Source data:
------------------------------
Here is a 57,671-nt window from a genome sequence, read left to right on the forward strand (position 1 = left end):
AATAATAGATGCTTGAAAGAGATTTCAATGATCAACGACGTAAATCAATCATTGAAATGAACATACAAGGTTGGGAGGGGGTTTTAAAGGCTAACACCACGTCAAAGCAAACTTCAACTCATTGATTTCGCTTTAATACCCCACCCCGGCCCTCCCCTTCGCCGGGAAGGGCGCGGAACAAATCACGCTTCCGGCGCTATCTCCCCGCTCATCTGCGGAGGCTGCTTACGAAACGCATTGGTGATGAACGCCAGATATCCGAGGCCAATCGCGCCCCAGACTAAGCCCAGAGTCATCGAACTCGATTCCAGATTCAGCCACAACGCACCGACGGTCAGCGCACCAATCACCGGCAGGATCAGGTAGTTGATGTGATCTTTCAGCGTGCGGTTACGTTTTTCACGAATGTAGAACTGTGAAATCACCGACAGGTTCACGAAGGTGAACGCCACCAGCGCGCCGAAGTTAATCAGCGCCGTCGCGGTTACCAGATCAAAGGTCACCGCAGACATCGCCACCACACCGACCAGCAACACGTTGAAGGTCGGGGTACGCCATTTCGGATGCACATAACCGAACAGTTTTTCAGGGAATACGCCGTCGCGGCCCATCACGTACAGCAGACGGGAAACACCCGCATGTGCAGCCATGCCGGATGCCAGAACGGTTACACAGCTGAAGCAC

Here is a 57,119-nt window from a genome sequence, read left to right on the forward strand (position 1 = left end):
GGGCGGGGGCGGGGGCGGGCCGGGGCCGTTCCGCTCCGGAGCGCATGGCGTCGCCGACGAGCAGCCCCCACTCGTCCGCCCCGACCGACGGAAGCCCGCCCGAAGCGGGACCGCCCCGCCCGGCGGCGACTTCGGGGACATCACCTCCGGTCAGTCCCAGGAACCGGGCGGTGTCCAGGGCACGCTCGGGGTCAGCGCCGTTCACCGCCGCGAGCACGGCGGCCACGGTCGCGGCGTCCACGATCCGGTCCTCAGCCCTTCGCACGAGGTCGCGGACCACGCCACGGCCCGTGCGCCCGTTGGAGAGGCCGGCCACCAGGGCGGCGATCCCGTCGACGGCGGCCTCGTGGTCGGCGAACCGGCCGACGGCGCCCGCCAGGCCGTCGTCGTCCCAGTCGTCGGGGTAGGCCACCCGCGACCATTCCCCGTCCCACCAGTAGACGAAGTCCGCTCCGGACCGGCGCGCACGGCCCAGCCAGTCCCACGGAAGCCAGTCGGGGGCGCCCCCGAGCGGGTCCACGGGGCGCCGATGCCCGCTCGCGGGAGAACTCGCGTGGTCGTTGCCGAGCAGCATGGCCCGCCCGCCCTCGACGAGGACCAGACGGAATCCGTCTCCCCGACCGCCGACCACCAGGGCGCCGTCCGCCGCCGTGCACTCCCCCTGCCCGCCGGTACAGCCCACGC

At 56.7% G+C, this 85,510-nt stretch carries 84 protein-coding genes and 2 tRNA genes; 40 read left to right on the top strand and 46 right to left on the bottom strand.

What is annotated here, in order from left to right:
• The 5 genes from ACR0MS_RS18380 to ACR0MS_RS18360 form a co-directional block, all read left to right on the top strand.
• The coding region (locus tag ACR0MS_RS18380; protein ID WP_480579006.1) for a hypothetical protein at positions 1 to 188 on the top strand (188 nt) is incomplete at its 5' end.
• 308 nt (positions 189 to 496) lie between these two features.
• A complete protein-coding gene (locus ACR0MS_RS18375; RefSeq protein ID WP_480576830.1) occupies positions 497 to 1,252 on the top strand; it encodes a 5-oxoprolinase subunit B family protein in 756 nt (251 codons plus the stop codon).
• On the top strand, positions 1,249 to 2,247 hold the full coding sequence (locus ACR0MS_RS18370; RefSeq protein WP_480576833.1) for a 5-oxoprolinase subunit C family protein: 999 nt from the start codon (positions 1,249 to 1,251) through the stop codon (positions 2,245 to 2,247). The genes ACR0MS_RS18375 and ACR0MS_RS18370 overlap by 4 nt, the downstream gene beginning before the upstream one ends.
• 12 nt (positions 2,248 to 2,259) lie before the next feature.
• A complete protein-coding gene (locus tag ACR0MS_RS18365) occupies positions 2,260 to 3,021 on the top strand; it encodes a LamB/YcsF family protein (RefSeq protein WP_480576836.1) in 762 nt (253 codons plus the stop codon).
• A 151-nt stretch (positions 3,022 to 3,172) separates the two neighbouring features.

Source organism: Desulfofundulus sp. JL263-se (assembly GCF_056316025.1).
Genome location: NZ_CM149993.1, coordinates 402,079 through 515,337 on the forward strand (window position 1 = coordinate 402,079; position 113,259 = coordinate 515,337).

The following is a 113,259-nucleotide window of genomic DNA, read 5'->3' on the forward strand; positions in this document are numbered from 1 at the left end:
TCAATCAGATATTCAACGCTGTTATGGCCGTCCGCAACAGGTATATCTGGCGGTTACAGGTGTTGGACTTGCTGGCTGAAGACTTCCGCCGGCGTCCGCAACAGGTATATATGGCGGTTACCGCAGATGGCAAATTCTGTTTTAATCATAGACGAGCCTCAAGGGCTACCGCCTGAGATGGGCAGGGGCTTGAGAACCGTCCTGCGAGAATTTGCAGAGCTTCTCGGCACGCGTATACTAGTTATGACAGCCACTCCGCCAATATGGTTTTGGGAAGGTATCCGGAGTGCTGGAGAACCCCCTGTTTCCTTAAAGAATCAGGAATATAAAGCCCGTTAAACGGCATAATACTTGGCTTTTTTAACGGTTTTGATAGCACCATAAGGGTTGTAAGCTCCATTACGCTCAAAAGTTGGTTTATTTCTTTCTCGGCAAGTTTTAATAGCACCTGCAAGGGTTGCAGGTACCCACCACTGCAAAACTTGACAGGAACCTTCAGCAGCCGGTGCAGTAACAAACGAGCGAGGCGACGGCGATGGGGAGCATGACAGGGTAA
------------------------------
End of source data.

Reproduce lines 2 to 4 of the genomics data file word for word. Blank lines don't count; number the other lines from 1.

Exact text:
AATAATAGATGCTTGAAAGAGATTTCAATGATCAACGACGTAAATCAATCATTGAAATGAACATACAAGGTTGGGAGGGGGTTTTAAAGGCTAACACCACGTCAAAGCAAACTTCAACTCATTGATTTCGCTTTAATACCCCACCCCGGCCCTCCCCTTCGCCGGGAAGGGCGCGGAACAAATCACGCTTCCGGCGCTATCTCCCCGCTCATCTGCGGAGGCTGCTTACGAAACGCATTGGTGATGAACGCCAGATATCCGAGGCCAATCGCGCCCCAGACTAAGCCCAGAGTCATCGAACTCGATTCCAGATTCAGCCACAACGCACCGACGGTCAGCGCACCAATCACCGGCAGGATCAGGTAGTTGATGTGATCTTTCAGCGTGCGGTTACGTTTTTCACGAATGTAGAACTGTGAAATCACCGACAGGTTCACGAAGGTGAACGCCACCAGCGCGCCGAAGTTAATCAGCGCCGTCGCGGTTACCAGATCAAAGGTCACCGCAGACATCGCCACCACACCGACCAGCAACACGTTGAAGGTCGGGGTACGCCATTTCGGATGCACATAACCGAACAGTTTTTCAGGGAATACGCCGTCGCGGCCCATCACGTACAGCAGACGGGAAACACCCGCATGTGCAGCCATGCCGGATGCCAGAACGGTTACACAGCTGAAGCAC

Here is a 57,119-nt window from a genome sequence, read left to right on the forward strand (position 1 = left end):
GGGCGGGGGCGGGGGCGGGCCGGGGCCGTTCCGCTCCGGAGCGCATGGCGTCGCCGACGAGCAGCCCCCACTCGTCCGCCCCGACCGACGGAAGCCCGCCCGAAGCGGGACCGCCCCGCCCGGCGGCGACTTCGGGGACATCACCTCCGGTCAGTCCCAGGAACCGGGCGGTGTCCAGGGCACGCTCGGGGTCAGCGCCGTTCACCGCCGCGAGCACGGCGGCCACGGTCGCGGCGTCCACGATCCGGTCCTCAGCCCTTCGCACGAGGTCGCGGACCACGCCACGGCCCGTGCGCCCGTTGGAGAGGCCGGCCACCAGGGCGGCGATCCCGTCGACGGCGGCCTCGTGGTCGGCGAACCGGCCGACGGCGCCCGCCAGGCCGTCGTCGTCCCAGTCGTCGGGGTAGGCCACCCGCGACCATTCCCCGTCCCACCAGTAGACGAAGTCCGCTCCGGACCGGCGCGCACGGCCCAGCCAGTCCCACGGAAGCCAGTCGGGGGCGCCCCCGAGCGGGTCCACGGGGCGCCGATGCCCGCTCGCGGGAGAACTCGCGTGGTCGTTGCCGAGCAGCATGGCCCGCCCGCCCTCGACGAGGACCAGACGGAATCCGTCTCCCCGACCGCCGACCACCAGGGCGCCGTCCGCCGCCGTGCACTCCCCCTGCCCGCCGGTACAGCCCACGC